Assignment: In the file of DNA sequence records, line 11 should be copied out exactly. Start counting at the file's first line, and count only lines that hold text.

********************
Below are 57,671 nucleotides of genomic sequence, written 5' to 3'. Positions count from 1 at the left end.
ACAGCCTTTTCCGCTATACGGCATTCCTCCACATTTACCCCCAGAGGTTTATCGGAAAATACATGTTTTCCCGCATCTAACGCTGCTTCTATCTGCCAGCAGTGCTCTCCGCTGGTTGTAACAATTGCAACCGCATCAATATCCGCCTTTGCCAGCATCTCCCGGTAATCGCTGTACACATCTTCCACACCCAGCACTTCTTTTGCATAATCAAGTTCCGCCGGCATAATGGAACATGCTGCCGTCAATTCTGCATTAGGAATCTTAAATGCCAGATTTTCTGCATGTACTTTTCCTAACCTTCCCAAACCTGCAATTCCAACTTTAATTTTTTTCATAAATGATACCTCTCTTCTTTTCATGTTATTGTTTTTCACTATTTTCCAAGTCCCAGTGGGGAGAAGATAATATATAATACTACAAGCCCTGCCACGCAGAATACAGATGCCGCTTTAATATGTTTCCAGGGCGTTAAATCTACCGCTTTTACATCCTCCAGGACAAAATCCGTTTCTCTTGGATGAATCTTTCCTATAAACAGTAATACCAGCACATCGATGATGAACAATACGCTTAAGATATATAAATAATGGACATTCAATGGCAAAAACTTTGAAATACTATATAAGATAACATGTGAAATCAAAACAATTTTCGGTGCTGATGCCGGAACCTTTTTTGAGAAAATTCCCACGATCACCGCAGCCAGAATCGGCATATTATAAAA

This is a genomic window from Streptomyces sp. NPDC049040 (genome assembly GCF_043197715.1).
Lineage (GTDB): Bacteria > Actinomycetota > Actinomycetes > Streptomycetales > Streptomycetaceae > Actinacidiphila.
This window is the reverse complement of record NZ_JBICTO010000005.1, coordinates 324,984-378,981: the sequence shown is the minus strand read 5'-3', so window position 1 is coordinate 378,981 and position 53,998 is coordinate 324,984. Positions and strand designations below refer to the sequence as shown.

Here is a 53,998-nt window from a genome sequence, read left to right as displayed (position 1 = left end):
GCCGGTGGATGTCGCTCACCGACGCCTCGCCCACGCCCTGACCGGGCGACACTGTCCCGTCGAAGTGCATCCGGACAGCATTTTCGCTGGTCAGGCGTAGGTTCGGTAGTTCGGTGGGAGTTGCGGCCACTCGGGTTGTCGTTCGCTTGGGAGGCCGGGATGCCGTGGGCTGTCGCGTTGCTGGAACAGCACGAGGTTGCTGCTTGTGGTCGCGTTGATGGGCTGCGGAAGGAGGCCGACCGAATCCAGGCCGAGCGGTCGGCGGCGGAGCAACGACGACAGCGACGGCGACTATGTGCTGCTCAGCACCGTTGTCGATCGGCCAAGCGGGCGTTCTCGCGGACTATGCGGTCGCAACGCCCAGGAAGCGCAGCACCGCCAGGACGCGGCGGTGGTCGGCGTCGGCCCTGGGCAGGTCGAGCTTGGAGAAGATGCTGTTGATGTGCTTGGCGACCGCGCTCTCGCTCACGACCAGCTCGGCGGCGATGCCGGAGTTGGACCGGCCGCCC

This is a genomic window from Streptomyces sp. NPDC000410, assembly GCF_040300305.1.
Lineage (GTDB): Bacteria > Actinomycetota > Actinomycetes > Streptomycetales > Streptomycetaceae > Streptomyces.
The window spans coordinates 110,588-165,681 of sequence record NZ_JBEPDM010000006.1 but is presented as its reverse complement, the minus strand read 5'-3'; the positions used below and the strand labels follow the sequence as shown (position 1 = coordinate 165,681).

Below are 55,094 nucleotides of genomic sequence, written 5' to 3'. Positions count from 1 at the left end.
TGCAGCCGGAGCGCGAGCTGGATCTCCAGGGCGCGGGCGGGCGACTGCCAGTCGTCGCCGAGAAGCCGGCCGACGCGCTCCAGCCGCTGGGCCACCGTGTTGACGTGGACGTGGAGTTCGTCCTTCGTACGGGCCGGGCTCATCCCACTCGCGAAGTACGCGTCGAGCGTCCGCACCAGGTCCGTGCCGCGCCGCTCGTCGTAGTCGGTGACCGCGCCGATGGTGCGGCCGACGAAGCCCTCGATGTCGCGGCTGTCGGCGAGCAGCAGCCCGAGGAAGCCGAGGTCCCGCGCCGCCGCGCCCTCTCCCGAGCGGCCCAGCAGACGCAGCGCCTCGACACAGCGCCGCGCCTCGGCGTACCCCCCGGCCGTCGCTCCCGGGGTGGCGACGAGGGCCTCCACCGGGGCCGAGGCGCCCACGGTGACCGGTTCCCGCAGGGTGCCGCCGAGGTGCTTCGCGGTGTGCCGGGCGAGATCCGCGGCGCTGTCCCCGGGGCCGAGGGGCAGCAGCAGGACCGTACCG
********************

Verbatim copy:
Below are 55,094 nucleotides of genomic sequence, written 5' to 3'. Positions count from 1 at the left end.